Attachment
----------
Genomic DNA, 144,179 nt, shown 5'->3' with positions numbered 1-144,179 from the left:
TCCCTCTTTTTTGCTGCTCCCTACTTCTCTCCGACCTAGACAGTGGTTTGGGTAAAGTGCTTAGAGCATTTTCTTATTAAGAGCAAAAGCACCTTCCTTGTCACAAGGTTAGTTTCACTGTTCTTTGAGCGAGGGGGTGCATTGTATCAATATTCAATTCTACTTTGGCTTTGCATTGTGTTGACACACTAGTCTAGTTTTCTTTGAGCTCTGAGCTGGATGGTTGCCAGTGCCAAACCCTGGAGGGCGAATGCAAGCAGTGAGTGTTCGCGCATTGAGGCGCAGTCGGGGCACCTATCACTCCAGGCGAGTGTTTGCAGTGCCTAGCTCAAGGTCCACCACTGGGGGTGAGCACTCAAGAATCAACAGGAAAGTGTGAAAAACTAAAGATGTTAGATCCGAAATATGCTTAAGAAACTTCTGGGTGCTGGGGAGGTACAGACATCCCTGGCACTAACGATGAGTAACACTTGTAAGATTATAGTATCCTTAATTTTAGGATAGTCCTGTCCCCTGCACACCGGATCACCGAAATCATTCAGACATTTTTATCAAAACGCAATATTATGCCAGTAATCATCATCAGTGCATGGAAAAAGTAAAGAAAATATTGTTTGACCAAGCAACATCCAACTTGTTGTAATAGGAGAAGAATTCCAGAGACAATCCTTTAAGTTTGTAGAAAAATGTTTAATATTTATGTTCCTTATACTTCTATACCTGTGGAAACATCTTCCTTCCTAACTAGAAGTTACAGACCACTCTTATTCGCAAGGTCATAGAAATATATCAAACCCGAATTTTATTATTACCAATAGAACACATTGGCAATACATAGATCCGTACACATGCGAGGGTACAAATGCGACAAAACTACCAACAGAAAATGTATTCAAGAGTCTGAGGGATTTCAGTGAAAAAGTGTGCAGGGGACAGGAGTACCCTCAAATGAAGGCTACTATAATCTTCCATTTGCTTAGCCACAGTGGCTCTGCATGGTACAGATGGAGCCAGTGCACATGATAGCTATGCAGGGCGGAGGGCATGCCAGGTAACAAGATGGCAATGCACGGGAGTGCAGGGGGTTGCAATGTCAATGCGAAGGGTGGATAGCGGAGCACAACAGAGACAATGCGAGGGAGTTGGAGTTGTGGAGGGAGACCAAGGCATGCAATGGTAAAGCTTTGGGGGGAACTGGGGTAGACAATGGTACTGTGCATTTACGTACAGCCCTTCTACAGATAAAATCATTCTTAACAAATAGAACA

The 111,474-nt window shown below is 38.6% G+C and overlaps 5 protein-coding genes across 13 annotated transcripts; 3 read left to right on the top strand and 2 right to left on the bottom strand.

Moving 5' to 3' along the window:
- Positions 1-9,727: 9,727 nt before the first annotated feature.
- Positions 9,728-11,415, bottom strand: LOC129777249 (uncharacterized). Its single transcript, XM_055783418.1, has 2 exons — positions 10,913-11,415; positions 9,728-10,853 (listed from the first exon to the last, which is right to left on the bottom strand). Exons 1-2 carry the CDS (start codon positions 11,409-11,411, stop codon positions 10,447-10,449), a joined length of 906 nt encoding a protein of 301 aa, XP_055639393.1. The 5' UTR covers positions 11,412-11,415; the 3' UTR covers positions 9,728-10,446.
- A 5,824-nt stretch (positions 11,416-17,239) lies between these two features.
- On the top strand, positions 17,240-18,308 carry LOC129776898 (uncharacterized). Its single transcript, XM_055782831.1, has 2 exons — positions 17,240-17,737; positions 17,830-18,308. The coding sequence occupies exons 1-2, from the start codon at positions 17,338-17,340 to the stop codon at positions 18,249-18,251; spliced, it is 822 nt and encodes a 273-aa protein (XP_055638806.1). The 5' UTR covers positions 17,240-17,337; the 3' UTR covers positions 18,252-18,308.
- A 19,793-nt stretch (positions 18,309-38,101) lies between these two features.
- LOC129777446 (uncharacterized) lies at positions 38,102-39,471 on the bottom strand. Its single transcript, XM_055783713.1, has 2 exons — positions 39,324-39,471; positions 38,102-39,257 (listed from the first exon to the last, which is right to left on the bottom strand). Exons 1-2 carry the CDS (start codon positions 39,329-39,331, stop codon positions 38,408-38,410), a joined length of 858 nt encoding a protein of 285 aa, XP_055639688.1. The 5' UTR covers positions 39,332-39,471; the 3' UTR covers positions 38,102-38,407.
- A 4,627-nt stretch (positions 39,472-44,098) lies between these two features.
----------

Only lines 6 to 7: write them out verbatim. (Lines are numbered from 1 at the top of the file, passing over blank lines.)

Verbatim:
- Positions 9,728-11,415, bottom strand: LOC129777249 (uncharacterized). Its single transcript, XM_055783418.1, has 2 exons — positions 10,913-11,415; positions 9,728-10,853 (listed from the first exon to the last, which is right to left on the bottom strand). Exons 1-2 carry the CDS (start codon positions 11,409-11,411, stop codon positions 10,447-10,449), a joined length of 906 nt encoding a protein of 301 aa, XP_055639393.1. The 5' UTR covers positions 11,412-11,415; the 3' UTR covers positions 9,728-10,446.
- A 5,824-nt stretch (positions 11,416-17,239) lies between these two features.